Welcome to the second prompt in the Mom Before Mom series. I am so excited to introduce myself to you before you would have ever known me… and to reconnect with my younger self. Let’s begin… or continue.
What did your childhood bedroom look like? Give a tour. How did it change as you matured?
My parents bought the house in which I grew up in October of 1984. I came in November. I always had the same bedroom, the last room on the right, though now a newly renovated home has made way for a slightly different layout, it is still the one room where I feel I find the most solace. Whoever said you can’t go home was wrong.
Growing up I had my own bedroom, complete with a platform bed my father built me . As I matured into an opinionated 7 year old, my room became a giant poster of me. I hung posters, filled shelves with art projects and crafts (I have always loved crafts), and taped pictures of JTT and Johnny Depp to my walls. These were the Winona/Depp days, where I filled my spare time outside of the gym (I was a competitive gymnast for 10 years) drooling over Home Improvement and Edward Scissorhands.
After a family tragedy, I was offered a “new” room. A fresh start in the form of new furniture and a bigger bed. My dad re-stained my mother’s childhood bed frame and bureau in whitewash. I have always loved the look of rustic beach homes; the ones that look like the furniture is 100 years old, but it’s actually brand new from Pottery Barn. I had my mom’s things from her girl-hood, though, her beautiful solid-wood furniture became my own. My walls were painted a pretty periwinkle and the lampshade, valance, curtains and bedspread were Laura Ashley. It was the most girlie I’d ever been, or will ever be in my whole life. But when my Dad passed away in 1998, the trend of over-cluttered shelves and walls adorned with pictures from my life, torn from skater magazines or stolen from my sister (she had some really cute friends) continued into my high school years, waning only after my 17th birthday into a room with intricate stories and special moments separated by picture frames and scrapbooks.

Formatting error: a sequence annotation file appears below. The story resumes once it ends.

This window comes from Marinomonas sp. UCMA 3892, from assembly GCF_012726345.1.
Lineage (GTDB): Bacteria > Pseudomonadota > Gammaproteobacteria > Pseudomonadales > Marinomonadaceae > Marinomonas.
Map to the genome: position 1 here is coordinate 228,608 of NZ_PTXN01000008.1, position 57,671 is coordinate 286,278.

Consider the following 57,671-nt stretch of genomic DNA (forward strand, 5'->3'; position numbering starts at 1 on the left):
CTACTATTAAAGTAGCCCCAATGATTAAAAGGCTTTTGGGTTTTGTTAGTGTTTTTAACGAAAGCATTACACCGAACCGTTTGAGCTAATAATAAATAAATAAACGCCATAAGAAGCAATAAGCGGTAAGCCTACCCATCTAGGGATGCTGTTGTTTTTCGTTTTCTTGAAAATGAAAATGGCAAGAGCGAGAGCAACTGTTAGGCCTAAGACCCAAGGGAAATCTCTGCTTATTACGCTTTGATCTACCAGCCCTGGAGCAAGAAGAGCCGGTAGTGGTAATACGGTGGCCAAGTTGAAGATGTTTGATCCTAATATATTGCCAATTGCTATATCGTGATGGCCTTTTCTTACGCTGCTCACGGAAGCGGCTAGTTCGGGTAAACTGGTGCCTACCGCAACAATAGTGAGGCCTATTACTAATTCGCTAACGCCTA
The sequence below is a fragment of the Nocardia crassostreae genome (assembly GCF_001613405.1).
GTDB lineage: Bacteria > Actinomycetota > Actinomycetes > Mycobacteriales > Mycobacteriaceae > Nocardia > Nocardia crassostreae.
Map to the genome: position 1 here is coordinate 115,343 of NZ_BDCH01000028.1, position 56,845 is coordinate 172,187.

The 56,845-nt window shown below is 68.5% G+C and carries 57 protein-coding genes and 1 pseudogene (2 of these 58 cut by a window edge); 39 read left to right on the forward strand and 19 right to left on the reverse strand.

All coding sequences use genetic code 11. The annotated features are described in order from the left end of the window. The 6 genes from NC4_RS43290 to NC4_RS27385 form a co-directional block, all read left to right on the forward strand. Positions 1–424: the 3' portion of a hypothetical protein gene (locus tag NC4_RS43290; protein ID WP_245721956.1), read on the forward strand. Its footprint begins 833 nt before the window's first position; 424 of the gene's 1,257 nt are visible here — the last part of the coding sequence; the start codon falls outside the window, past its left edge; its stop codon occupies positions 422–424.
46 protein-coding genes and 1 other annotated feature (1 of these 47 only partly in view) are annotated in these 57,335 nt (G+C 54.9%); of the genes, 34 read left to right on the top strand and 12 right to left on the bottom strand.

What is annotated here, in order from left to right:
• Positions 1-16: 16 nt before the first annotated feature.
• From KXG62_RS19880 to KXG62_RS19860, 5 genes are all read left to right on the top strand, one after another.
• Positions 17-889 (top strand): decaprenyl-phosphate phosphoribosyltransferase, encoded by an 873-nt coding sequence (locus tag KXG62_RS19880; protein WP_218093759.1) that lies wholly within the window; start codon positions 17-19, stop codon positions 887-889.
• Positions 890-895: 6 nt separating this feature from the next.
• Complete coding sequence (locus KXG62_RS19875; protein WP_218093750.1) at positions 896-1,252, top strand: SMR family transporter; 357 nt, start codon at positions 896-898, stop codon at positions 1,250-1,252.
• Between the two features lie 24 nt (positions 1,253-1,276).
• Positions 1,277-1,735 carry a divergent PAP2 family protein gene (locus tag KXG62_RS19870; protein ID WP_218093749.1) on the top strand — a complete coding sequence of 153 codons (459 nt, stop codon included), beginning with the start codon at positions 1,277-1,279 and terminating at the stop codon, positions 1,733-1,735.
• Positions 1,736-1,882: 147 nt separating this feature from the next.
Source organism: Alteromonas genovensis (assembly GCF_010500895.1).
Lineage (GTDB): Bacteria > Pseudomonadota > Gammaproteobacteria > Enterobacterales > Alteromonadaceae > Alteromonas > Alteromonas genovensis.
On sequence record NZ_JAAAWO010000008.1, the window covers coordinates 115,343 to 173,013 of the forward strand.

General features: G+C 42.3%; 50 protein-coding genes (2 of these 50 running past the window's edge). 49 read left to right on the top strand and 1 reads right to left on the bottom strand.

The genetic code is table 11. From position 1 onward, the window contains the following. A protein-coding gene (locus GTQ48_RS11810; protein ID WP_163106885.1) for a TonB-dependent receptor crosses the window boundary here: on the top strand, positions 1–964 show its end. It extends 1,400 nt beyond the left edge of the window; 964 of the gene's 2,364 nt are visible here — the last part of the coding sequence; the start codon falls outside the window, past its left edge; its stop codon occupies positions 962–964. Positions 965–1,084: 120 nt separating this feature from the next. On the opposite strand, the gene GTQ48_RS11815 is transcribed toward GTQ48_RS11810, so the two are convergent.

I feel like this time, when I learned to separate things, was also the time therapy began to work for me. I guess this is a deeper look into my life, than just my bedroom, but my bedroom was such a reflection of my mind. I had pictures in my bedroom from all walks of my life. My happy young years, before I turned 6 and my brother passed. Then the years after, when my Dad’s beard began to gray and my mom was worn. The months after my brothers were adopted. The joy (and sleepless nights) in the eyes of my parents and sister. The years that passed slowly, painfully after my Dad was gone. The years I turned on my own mom. The pictures in my room were not just taped on, they were mod podged to the walls. Clinging for meaning, a time-stamp of who I was and where I’d been. Loss, pain, overtly-sexual images of Abercrombie models I’d dreamt of kissing, next to pictures of friends who abandoned me after my depression set in. After I cut all my hair off and dyed it purple, gained 20 pounds and lost 35. Boyfriends came and went physically, but in my room they were glued to the wall, forever 15 or 16 or 17. Telling me they loved me in trade for heartbreak.